Despite European Union legislation on the subject, Europe’s Roma remain the victim of discrimination and abuse, as much in the media as in society at large. In Romania, Bulgaria and Hungary, not to mention Italy, it is the media that more often than not instigate the witch hunts.

Handmaiden of democracy or everybody's football?

The media in central and eastern Europe twenty years after 1989

Those in central and eastern Europe who, after 1989, took the commitment to free expression seriously, and who saw the media as the handmaiden of democracy and the conventional watchdog on political and commercial power, today have become targets for new and subtler forms of censorship, writes Eurozine guest-editor Judith Vidal-Hall.

Hey Jude

Media self-regulation in Romania

Media self-regulation has many advantages over the more intrusive forms of state legislation, argues Ioana Avadani. Not only would it help raise professional standards in Romania, it might create greater responsibility towards the public that now trust journalists so implicitly.

From patriotism to plurality

The Polish media journey

In many ways, Poland had a head start on other countries in eastern Europe. But after an ebullient beginning, the post-1989 media there appears to have lost its impetus for reform. Media law has yet to catch up with the facts on the ground and constitutional assurances of free expression are not translated into legal independence. Nevertheless, locally owned Gazeta Wyborcza continues to set the standard for journalism throughout eastern central Europe.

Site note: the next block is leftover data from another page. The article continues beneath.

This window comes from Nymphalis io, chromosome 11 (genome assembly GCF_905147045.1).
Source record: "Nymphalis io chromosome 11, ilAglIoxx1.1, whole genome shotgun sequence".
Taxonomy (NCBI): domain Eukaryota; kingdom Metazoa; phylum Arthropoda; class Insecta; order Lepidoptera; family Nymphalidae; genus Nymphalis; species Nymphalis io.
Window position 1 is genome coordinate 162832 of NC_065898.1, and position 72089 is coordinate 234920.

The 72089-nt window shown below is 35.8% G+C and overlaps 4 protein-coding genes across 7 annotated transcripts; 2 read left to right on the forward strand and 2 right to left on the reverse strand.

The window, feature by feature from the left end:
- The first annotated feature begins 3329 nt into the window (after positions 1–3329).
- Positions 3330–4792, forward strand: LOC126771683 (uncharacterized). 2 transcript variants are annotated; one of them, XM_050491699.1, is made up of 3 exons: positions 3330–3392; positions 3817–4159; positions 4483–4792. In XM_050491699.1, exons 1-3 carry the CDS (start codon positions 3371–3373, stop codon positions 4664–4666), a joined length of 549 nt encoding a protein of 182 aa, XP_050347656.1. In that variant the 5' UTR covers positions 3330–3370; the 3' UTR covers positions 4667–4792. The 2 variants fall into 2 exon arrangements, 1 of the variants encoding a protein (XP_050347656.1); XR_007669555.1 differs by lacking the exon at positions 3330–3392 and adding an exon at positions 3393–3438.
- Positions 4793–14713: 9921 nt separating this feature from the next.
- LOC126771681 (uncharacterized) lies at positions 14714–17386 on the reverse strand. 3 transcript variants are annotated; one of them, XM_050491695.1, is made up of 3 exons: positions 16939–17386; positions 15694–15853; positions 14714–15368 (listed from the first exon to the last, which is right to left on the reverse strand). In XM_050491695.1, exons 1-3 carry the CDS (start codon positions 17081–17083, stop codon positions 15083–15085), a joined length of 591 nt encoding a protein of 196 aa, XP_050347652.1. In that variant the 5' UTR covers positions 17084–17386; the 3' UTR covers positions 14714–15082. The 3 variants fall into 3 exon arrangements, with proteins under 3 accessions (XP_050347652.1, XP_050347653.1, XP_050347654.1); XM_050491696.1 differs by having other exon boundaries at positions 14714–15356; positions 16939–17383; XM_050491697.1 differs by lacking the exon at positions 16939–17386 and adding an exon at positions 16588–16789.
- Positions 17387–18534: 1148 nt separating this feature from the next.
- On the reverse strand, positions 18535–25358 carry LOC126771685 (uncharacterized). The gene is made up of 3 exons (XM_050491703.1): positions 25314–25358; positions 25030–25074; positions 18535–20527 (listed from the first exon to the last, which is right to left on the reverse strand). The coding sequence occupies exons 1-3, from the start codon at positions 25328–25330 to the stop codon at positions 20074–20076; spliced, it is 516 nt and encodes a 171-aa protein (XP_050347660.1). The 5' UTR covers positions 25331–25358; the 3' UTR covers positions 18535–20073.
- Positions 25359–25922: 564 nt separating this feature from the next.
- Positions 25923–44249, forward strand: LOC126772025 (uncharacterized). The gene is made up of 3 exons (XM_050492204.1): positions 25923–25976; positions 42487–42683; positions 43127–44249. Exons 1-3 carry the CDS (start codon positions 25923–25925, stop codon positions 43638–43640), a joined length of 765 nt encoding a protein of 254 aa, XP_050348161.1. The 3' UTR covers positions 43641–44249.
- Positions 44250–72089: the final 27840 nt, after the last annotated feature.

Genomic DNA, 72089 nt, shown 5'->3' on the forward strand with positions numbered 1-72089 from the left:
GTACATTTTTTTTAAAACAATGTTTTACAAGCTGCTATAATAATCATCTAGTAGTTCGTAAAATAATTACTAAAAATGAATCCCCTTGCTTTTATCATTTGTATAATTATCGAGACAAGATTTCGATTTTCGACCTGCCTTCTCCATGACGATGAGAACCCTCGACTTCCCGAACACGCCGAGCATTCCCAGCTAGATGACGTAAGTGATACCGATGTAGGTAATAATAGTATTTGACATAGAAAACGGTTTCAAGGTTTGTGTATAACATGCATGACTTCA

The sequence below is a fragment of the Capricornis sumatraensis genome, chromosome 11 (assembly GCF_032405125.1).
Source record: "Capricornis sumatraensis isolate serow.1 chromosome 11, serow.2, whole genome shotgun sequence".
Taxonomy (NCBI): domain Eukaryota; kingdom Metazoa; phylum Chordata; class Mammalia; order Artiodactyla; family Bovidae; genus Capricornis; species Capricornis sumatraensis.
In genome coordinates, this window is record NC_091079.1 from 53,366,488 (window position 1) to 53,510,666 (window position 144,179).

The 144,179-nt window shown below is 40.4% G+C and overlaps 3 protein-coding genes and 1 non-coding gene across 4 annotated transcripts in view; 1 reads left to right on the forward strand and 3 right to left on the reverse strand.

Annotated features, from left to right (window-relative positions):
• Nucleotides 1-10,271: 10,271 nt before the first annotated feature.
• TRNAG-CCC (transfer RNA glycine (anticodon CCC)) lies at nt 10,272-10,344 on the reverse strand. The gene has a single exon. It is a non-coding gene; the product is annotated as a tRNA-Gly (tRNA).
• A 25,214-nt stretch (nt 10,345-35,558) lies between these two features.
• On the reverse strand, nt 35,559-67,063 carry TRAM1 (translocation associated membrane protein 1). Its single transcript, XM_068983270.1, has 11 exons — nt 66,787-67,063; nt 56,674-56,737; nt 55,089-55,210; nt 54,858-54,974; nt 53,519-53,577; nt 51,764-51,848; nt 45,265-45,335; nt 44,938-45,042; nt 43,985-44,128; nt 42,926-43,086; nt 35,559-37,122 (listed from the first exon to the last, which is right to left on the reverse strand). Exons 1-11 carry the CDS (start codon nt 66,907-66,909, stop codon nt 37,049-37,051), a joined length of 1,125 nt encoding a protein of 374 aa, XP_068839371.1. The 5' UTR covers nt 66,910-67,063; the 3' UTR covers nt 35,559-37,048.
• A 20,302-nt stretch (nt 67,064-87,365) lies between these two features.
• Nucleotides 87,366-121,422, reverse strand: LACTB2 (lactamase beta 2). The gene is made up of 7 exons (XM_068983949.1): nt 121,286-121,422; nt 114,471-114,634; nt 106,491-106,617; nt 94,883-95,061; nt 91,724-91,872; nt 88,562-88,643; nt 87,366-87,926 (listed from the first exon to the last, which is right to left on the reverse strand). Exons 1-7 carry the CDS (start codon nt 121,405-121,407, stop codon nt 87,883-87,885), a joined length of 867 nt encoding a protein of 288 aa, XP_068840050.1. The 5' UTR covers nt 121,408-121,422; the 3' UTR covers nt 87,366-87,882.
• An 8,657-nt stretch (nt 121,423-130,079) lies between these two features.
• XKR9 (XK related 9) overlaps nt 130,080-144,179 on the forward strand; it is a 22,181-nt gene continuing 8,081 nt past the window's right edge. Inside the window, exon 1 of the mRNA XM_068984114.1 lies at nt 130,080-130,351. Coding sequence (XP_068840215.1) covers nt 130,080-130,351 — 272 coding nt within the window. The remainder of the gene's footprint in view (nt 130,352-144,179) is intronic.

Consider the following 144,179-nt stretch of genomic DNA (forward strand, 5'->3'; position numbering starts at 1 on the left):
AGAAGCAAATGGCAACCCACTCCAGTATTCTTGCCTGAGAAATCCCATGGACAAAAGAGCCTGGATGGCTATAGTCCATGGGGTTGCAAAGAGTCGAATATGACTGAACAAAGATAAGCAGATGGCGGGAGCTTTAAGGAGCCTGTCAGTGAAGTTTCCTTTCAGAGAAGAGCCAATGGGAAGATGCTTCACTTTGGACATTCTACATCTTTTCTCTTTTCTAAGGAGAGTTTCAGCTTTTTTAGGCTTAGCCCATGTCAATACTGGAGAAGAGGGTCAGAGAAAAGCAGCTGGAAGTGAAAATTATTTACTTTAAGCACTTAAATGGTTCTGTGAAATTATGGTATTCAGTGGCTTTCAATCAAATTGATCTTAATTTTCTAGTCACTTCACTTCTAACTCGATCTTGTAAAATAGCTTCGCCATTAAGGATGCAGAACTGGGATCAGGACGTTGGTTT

A documentary about the Prague Spring created the impression that the revival of the nation in the 1960s was driven wholly by the reform communists, writes Adam Gebert. Why was no platform given to those “who were never the least bit involved with the communist ideology”?

In their efforts of marketing and conversion, both globalization and the religious are forms of total war disguised as peace. The total or global nature of this disguised war leads to what Leonard Lawlor calls “the problem of the worst”.

Russian philosopher Michail Ryklin’s new book “Communism as Religion” explores how the militant atheism of the Bolsheviks, far from rendering religion obsolete, created a new faith. Here he talks to “New Humanist” editor Caspar Melville about the religiosity inherent in western European intellectuals’ admiration for the Soviet Union, including Russell, Koestler, Benjamin, and Brecht.

Panopticism is waning; panspectrocism is the nascent social diagram that organizes our lives. Heineken and Wal-Mart use pattern recognition and computer-assisted predictions of future behaviours to secure their markets. Google, the panspectric corporation par excellence, tells us that the company wants to know what you’ll want to do tomorrow. This brings renewed poignancy to Gabriel Tarde’s contagion-centric thought, write Kullenberg and Palmås.

The reports on Saddam’s weapons of mass destruction decided that the US invasion of Iraq could start. Today, we know that these weapons were fiction, an image produced to justify the war. Discussing Hannah Arendt and the Viet Nam war, Cathy Caruth shows that this type of political imagery has a long tradition in the US.